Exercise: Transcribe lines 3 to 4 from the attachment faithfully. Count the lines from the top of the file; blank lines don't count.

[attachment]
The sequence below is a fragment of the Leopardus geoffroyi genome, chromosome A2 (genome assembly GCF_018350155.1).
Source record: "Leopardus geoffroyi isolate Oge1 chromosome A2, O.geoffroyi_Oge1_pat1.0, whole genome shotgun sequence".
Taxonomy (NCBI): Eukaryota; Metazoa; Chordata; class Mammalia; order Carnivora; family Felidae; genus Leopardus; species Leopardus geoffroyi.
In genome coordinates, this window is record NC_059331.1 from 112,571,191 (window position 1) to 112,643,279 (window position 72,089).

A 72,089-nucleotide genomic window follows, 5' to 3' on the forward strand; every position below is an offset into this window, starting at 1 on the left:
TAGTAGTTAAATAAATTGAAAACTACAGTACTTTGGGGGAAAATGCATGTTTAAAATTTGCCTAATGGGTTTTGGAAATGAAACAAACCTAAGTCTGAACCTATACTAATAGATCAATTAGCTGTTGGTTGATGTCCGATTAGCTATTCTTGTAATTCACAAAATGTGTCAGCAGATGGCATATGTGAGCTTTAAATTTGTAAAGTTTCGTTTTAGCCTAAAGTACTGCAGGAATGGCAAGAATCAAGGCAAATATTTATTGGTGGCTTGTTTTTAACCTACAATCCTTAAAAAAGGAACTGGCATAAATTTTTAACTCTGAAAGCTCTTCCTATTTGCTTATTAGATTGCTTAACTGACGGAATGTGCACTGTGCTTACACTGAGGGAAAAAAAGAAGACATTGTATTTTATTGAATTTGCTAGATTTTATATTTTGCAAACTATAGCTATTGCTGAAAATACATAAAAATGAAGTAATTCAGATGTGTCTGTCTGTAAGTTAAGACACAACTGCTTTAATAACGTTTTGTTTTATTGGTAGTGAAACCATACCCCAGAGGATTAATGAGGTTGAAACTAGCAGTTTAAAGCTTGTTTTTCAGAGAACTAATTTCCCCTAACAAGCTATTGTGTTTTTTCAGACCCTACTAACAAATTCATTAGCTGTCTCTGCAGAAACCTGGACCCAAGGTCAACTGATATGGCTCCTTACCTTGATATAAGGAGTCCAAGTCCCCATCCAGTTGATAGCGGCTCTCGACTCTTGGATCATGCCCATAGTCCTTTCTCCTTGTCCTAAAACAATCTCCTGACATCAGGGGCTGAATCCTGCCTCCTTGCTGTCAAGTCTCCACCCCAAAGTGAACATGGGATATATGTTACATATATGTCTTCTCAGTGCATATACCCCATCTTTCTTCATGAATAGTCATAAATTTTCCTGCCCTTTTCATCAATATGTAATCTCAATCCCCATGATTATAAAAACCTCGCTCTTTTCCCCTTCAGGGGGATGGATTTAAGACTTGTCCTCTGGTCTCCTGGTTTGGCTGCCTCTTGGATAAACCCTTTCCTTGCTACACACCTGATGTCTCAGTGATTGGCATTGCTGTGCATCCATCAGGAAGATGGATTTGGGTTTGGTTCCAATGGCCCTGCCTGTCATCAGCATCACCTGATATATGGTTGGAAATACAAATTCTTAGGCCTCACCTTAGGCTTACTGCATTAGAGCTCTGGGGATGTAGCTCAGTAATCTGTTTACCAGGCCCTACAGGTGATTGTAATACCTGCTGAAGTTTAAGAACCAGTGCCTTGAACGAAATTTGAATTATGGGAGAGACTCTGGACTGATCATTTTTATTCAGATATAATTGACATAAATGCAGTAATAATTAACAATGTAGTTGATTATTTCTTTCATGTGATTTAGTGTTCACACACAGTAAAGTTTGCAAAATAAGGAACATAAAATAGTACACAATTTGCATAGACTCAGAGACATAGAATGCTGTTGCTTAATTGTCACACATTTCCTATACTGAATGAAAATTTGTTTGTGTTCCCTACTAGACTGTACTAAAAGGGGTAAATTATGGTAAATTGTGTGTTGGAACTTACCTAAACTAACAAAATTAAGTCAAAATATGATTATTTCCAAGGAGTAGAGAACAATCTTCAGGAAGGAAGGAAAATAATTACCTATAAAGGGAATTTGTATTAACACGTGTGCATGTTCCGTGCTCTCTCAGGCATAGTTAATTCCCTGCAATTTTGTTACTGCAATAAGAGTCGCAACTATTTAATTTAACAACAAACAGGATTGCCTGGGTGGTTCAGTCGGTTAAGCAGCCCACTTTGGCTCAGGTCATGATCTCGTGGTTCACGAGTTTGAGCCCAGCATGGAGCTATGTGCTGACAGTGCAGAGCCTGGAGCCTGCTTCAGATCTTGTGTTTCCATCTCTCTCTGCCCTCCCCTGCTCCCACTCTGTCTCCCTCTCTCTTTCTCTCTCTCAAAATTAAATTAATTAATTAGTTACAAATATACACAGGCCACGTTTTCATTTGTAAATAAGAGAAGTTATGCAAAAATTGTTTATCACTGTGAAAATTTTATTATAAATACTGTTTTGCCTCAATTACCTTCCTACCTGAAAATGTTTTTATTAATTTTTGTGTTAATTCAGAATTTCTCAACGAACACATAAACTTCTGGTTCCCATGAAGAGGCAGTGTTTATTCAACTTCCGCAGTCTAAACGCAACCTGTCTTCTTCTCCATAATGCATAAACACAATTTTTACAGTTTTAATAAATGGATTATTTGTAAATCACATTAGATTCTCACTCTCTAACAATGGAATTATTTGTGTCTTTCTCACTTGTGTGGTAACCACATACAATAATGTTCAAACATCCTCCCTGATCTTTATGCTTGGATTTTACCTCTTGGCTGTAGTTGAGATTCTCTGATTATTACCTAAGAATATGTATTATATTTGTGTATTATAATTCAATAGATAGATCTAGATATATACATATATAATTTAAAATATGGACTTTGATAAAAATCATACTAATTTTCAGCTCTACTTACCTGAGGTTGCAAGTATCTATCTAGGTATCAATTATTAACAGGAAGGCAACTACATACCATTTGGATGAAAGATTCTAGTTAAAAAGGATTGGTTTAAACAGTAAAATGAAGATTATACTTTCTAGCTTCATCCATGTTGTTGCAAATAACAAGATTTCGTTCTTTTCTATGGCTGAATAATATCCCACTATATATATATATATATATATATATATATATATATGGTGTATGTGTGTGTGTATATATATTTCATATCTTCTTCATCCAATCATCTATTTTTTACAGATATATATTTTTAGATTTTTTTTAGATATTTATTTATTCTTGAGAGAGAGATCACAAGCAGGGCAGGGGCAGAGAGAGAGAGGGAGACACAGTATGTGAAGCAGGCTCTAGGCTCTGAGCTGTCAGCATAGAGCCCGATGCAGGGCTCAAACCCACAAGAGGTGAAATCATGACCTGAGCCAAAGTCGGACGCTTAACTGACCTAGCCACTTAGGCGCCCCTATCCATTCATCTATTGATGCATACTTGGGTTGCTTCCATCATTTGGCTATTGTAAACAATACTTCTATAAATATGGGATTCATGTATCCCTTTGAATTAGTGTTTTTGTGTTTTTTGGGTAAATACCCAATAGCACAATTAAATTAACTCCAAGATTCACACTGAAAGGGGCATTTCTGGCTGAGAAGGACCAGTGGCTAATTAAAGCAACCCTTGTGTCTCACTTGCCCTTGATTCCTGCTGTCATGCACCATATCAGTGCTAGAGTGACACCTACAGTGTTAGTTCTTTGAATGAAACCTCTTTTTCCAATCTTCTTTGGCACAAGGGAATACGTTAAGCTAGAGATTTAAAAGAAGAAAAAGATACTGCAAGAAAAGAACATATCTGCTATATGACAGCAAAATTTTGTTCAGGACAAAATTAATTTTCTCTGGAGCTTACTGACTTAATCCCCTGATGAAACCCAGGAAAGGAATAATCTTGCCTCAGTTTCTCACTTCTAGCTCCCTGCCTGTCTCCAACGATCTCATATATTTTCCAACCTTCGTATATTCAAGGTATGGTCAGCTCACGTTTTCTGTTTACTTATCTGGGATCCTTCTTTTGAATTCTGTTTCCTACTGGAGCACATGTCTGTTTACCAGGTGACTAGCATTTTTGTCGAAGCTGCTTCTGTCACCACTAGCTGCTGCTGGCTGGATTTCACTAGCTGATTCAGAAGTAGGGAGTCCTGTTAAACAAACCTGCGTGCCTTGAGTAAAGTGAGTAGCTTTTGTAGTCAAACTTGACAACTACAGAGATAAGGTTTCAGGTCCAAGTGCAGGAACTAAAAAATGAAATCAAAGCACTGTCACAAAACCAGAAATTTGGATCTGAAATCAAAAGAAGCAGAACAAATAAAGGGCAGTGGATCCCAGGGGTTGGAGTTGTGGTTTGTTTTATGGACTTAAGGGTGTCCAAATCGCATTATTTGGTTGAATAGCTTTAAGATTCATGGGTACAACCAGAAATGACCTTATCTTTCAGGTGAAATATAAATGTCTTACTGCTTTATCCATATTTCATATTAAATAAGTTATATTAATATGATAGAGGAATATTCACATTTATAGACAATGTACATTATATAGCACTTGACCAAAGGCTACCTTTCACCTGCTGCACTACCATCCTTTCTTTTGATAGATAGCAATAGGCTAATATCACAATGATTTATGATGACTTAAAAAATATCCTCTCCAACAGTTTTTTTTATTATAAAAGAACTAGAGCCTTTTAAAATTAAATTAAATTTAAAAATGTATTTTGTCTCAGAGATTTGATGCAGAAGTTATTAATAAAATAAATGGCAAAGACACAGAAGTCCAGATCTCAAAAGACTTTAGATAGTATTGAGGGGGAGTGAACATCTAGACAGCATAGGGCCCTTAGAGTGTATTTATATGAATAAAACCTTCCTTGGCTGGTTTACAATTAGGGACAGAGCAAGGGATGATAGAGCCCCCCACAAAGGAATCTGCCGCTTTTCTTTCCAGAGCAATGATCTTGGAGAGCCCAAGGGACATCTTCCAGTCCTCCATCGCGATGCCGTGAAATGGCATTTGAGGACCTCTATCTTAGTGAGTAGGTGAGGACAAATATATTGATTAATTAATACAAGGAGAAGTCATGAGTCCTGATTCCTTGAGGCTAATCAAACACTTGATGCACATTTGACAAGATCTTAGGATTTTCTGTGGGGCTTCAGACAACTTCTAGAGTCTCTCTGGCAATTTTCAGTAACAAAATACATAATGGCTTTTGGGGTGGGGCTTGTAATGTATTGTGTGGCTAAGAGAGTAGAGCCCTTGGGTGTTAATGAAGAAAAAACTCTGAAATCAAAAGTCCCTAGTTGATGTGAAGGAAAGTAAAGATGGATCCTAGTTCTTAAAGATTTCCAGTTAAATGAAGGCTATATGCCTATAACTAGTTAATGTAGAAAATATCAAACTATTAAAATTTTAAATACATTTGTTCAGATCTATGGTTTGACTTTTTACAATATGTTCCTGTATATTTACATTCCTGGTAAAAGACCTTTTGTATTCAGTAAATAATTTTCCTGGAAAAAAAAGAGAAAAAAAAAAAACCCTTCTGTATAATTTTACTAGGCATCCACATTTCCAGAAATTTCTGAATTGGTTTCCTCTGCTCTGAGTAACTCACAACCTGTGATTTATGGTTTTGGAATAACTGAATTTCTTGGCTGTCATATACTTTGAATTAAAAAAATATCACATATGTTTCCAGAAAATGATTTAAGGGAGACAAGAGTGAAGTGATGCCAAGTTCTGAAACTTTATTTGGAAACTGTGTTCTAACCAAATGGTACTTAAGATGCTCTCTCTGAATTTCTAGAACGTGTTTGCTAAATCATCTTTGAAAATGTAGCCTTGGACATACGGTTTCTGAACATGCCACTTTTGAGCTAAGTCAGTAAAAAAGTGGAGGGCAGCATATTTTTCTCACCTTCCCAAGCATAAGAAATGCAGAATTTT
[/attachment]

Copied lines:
Taxonomy (NCBI): Eukaryota; Metazoa; Chordata; class Mammalia; order Carnivora; family Felidae; genus Leopardus; species Leopardus geoffroyi.
In genome coordinates, this window is record NC_059331.1 from 112,571,191 (window position 1) to 112,643,279 (window position 72,089).